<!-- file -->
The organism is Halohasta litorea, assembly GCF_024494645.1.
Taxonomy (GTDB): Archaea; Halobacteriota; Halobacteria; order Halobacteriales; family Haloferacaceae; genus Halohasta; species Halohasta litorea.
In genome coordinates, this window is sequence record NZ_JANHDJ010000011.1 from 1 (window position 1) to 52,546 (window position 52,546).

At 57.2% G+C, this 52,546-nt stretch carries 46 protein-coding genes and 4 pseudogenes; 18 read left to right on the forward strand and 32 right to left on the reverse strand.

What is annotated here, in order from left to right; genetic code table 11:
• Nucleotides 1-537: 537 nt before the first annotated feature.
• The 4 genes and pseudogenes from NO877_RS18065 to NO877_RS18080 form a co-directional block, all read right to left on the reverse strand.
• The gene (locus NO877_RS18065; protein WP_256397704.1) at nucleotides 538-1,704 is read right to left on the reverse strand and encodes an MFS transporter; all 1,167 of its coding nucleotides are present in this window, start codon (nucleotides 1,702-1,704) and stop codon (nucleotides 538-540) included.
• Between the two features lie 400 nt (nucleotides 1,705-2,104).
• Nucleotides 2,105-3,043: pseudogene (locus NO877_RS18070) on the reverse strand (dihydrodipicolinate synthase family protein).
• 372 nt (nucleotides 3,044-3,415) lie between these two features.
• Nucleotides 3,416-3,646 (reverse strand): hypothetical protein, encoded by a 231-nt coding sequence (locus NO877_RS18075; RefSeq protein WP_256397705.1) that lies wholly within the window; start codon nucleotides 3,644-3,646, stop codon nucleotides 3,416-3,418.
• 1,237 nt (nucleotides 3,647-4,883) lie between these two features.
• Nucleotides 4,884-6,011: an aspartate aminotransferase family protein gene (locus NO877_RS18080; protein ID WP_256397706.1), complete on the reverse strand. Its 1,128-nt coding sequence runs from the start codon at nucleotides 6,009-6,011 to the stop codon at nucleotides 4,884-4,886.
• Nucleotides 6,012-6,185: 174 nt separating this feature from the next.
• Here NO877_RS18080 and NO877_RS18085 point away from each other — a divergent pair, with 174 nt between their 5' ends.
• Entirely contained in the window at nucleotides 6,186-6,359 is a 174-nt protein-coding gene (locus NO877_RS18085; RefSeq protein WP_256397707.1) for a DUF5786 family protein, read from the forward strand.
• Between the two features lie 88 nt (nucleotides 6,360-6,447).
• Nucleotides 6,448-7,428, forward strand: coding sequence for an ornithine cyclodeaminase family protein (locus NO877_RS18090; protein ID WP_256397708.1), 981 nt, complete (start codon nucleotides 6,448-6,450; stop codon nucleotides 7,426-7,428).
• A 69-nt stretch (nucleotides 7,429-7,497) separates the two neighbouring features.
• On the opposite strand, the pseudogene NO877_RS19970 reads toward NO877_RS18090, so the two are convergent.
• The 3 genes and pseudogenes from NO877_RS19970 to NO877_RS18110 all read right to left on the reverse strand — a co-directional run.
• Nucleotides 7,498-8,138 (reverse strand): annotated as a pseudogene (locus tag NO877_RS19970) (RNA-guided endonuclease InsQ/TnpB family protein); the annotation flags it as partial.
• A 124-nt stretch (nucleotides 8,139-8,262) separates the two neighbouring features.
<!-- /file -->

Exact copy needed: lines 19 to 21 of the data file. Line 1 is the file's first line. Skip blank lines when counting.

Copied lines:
• Nucleotides 6,448-7,428, forward strand: coding sequence for an ornithine cyclodeaminase family protein (locus NO877_RS18090; protein ID WP_256397708.1), 981 nt, complete (start codon nucleotides 6,448-6,450; stop codon nucleotides 7,426-7,428).
• A 69-nt stretch (nucleotides 7,429-7,497) separates the two neighbouring features.
• On the opposite strand, the pseudogene NO877_RS19970 reads toward NO877_RS18090, so the two are convergent.